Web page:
Category: most popular baby names
There was a time when we thought—rightly or wrongly– of regional names in terms of stereotypes—prim and proper appellations in New England, sweetly feminissima Southern belles, Tex-Mex cowboys out west. Now, though, it sometimes seems that baby names have become more and more homogeneous across the United States, but if we really peruse the popularity figures for states’ local baby names we do find some regional differences and state eccentricities.
First, a look at which names were in first place and where they ruled:
Ava—Louisiana, South Dakota
Emma—Alabama, Arkansas, Georgia, Idaho, Illinois, Indiana, Iowa, Kentucky, Maine, Missouri, Montana, Nebraska, North Carolina, North Dakota, Ohio, Oklahoma, Tennessee, Vermont, Wyoming
So you think you’ve found a secret baby name. One that nobody has ever discovered before. Or a sleeping gem neglected by other baby namers.
And maybe you have. But the distressing news is that a lot of the names that parents think are secret finds are really being scoped out at the same time by a lot of other parents.
How do we know? Because we’ve analyzed which names are spiking the highest in nameberry views at the start of 2011 compared with 2010, and among the biggest risers are obscure picks and long-neglected classics.
What makes these names suddenly so hot? For the most part, it’s hard to say. All we can tell you for sure is that they are hot — a lot hotter than you might guess.
Here, the 50 hottest obscure names and how high their traffic has jumped:
Popular baby names change every year, but here we bring you the top names in the U.S. of all time — or at least since the government started keeping count.
A week or so ago, we presented to you Nephele‘s lists of the most popular baby names for each letter of the alphabet over the 130-year period from 1880 to 2009. Though you all found these stats fascinating, and, as always, made some perceptive observations, there was a shout-out for the overall, cumulative list of most popular names no matter what their first initial.
So Nephele went back to the drawing board (aka the U.S. Social Security Administration’s complete names lists) and generously offers now a list of the Top 100 names given to babies over the whole period, for your perusal and commentary.
Again, you might be surprised to find Patricia in the second spot—a name that is not even in the Top 500 today. Of course, Social Security counts every spelling separately, so that if we were to add together Katherine and Catherine, she would jump up to seventh place, and then if Kathryn were factored in, the total would be 1,692,290— beating out Patricia for the second spot.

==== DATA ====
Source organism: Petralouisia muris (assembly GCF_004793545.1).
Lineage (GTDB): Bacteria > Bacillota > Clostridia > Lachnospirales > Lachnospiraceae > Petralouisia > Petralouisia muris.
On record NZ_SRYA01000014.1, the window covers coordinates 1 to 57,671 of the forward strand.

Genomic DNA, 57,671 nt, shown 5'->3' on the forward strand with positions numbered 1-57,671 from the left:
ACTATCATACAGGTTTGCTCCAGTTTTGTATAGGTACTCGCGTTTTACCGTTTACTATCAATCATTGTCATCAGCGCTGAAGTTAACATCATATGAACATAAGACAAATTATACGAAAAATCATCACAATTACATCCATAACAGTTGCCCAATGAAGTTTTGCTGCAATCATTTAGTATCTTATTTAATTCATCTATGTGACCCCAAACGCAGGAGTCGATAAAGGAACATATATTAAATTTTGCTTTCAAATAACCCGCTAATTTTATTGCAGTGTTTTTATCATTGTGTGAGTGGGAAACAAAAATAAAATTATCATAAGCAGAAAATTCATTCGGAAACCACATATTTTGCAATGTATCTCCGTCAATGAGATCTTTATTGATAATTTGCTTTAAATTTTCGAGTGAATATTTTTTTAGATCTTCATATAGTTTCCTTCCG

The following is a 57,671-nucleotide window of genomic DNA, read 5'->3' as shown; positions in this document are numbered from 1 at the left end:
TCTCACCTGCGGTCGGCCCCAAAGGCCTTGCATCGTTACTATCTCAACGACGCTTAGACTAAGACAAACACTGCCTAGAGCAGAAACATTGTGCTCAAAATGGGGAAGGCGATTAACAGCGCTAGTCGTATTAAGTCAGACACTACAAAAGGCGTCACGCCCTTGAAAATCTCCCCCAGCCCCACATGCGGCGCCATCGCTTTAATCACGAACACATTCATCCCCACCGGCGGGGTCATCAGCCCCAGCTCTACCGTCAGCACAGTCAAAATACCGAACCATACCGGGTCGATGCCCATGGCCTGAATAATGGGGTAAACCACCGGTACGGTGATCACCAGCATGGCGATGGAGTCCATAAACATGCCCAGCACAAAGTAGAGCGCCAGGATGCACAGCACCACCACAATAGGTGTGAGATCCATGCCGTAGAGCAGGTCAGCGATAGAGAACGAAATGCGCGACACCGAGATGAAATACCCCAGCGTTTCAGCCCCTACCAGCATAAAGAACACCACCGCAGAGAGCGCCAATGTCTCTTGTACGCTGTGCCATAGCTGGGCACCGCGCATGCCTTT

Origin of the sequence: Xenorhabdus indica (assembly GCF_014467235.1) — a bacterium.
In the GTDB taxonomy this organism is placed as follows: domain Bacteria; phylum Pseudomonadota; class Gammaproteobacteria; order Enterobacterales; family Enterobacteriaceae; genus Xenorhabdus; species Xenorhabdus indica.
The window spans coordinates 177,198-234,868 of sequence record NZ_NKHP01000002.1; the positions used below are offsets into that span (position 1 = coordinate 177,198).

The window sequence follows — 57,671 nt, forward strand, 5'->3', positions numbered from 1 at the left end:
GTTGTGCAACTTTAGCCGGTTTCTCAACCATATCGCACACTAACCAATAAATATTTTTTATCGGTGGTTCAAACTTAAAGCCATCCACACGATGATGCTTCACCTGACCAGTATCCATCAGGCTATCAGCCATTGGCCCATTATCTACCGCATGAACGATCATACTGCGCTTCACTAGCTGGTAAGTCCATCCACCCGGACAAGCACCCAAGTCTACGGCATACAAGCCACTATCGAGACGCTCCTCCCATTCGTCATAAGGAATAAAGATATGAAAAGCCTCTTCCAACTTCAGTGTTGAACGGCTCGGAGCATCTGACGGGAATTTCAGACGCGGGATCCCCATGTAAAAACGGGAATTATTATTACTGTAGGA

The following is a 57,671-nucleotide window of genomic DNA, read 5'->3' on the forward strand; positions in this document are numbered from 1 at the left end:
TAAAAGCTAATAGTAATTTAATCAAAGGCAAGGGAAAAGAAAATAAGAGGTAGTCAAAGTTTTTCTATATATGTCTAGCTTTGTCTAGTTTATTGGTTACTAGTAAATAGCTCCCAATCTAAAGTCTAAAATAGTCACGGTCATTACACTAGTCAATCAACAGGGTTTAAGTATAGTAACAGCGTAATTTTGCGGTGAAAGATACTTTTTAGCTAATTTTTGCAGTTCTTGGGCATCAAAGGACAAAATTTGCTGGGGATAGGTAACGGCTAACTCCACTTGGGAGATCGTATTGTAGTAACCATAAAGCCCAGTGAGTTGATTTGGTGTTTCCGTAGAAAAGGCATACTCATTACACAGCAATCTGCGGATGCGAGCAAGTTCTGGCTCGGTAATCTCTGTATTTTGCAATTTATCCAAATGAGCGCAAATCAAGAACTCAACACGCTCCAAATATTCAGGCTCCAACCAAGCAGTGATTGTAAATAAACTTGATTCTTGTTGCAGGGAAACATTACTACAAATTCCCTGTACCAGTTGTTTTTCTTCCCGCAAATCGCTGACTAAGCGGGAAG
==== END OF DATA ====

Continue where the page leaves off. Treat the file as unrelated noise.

As the list of popular baby names stands, there are only a dozen girl millionaires, compared to 27 boys, showing once more the gender disparity in popularity. (Please note that due to a computer glitch, the last number is left off the boys’ column, so that the names from James to Timothy are all over a million.) It’s also interesting to note that today’s top girl, Isabella, has not yet reached Top 100 status, and nor has Number Two boy Ethan, so we can be sure the list will gradually morph in coming years.
Here now the list of the top names over time:
Since the Social Security site showing the rankings of baby names is the bible for so many nameberries, we thought we’d turn to webmaster Jeff Kunkel to give us some insight into how it developed–and his instrumental part in it.
Soon after Social Security joined the internet, I became webmaster for my office, the Office of the Chief Actuary. A high priority in those days was providing the public with information on cost-of-living increases and other things that affected Social Security beneficiaries. The lists of baby names begun by Michael Shackleford, who was then a co-worker, were decidedly a low priority.
However, the popularity of the baby name web pages soon became apparent. Dissatisfied with simply presenting the baby names as lists of the top 1000 names by sex for each year of birth, I wrote an interactive computer program that would allow people to select the year of birth, select the number of names to display, and select whether to display the number of occurrences of each name. In essence, the program allowed people to generate their own customized lists.
My desire to see how the popularity of my daughter’s name changed over time, coupled with the success of that list-generating program, inspired me to write another program that would provide a way to see time trends in the baby name data. The resulting new program proved to be even more popular than the list-generating program.
It’s always interesting to take a look at which names are most popular where. You can usually count on some surprises and this year is no exception. For instance Anna ranking in the top five in both Alabama and Mississippi, when it’s down at 29 across the country, and Logan, which is #17 on the Social Security list, now the #1 boys’ name in three widespread states—Idaho, Minnesota and New Hampshire.
Repeating the pattern of last year, the majority of names that popped out from the crowd were in the boys’ column; for the girls’ names across the country there was a remarkable uniformity of choice—with Isabella, Emma, Olivia, Madison, or Ava heading the list in all but two states, while on the male side, there were several top singletons, such as Wyatt in Wyoming and Ryan in Massachusetts.
But what are really most intriguing are the names that jump out of nowhere in one particular place—some of them throwbacks, some predictive of future popularity, some reflecting the state’s ethnicity, such as Gianna in New Jersey and José, the most common name in Texas.
Here are some of the names that were not even in the Top 25 nationally, but rated high in specific areas, with their national ratings in parenthesis: